Reconciliation, justice and empowerment were common themes during a talk given by Her Excellency Mathilde Mukantabana, the Rwandan ambassador to the United States. The University of Indianapolis welcomed Ambassador Mukantabana on Oct. 27 for a group discussion with students and faculty.
“You can’t appreciate what Rwanda is today without going back,” said Mukantabana, who discussed the magnitude of the 1994 Rwandan genocide against the Tutsi people, which claimed more than 800,000 lives. Noting that the genocide left no family untouched, Mukantabana outlined how her country continues to recover from the tragedy and sets an example in its approach to development.
“It was an uphill battle because there was no road map,” said Mukantabana. She explained that Rwandans made the decision to focus on national unity and disavow the tribal politics that led to unimaginable violence 23 years ago.
Mukantabana, who was forced to flee her Rwandan home in 1973 to escape escalating violence, lost numerous family members in the genocide, including her parents and siblings. In response to that horror, Mukantabana launched a social work program at the National University of Rwanda to train students to work in local governments or non-governmental organizations and to help survivors deal with the trauma of genocide. She also co-founded and became president of the Friends of Rwanda Association and served as executive producer of “The Rwandan Night,” a documentary about the genocide.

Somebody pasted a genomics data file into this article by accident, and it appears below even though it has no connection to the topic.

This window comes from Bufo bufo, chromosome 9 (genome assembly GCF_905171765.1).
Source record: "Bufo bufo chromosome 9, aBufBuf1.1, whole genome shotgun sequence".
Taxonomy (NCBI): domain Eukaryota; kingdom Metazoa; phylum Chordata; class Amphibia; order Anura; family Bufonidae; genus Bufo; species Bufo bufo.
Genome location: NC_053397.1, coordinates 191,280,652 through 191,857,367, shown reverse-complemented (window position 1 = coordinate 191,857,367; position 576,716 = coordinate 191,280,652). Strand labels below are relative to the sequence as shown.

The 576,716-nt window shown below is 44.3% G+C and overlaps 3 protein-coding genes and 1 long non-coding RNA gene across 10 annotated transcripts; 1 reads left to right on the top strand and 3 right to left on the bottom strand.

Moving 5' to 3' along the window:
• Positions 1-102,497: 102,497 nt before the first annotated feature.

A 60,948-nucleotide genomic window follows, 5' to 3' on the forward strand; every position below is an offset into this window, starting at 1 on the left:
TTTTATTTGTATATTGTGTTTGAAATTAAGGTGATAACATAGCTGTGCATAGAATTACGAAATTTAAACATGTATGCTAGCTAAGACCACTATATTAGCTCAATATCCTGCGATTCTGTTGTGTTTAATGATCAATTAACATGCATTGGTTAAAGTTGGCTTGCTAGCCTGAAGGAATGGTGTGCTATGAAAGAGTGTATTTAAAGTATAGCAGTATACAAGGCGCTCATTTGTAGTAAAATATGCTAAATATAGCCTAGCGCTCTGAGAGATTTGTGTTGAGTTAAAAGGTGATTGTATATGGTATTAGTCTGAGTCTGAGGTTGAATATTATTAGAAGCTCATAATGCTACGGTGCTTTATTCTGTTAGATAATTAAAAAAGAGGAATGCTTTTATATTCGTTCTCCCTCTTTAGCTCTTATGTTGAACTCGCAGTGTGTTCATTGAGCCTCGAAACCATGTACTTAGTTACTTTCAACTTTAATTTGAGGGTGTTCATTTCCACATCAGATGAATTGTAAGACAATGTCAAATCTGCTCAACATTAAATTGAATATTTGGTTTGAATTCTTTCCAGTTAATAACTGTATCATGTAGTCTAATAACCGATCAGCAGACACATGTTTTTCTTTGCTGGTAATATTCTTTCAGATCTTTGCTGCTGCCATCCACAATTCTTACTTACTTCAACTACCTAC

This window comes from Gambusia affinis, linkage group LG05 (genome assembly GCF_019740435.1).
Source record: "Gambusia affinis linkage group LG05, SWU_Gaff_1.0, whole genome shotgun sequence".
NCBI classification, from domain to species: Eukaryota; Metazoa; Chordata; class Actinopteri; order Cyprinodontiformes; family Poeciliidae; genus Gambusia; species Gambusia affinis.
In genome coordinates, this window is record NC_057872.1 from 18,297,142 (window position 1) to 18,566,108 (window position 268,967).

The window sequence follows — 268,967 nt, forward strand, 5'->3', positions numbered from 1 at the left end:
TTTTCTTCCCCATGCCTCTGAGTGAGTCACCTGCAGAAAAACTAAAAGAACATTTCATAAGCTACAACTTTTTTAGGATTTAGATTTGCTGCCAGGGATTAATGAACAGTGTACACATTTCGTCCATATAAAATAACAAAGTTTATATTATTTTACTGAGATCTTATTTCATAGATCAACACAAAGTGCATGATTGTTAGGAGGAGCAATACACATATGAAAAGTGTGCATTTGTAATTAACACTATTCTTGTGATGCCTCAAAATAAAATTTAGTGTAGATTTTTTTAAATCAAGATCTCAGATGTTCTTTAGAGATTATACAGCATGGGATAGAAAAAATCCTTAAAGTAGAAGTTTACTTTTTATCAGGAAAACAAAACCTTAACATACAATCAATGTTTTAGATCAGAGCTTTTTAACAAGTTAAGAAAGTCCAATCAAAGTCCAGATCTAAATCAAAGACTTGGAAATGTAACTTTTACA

Learn more about UIndy’s international relations program here.
Since the genocide, Rwanda has taken significant steps towards healing and reconciliation, including the creation of the National Unity & Reconciliation Commission in 1999. The country also has made use of traditional courts as part of the peacebuilding process.
“You can’t talk about forgiveness or reconciliation when there is no sense of justice. How do you judge 3 million people?” the ambassador said.
The visit to the UIndy campus was coordinated by Jyotika Saksena, who directs the International Relations Graduate Program on campus. Provost Stephen H. Kolison, Jr., said the perspective and insight provided by Mukantabana aligns with the University’s vision of expanding its intellectual life by teaching students of the interconnectedness of the world around them.
Governance and sustainable development, including programs to improve the lives of Rwandans living in poverty, have played a significant role in Rwanda’s growth. The country’s system of inclusive ownership builds a sense of community through homegrown solutions and gives people agency, Mukantabana said.
Other notable developments include a larger role for women in positions of power. “The empowerment of the people is for all people,” she said, noting that 64 percent of Rwandan’s parliament is female.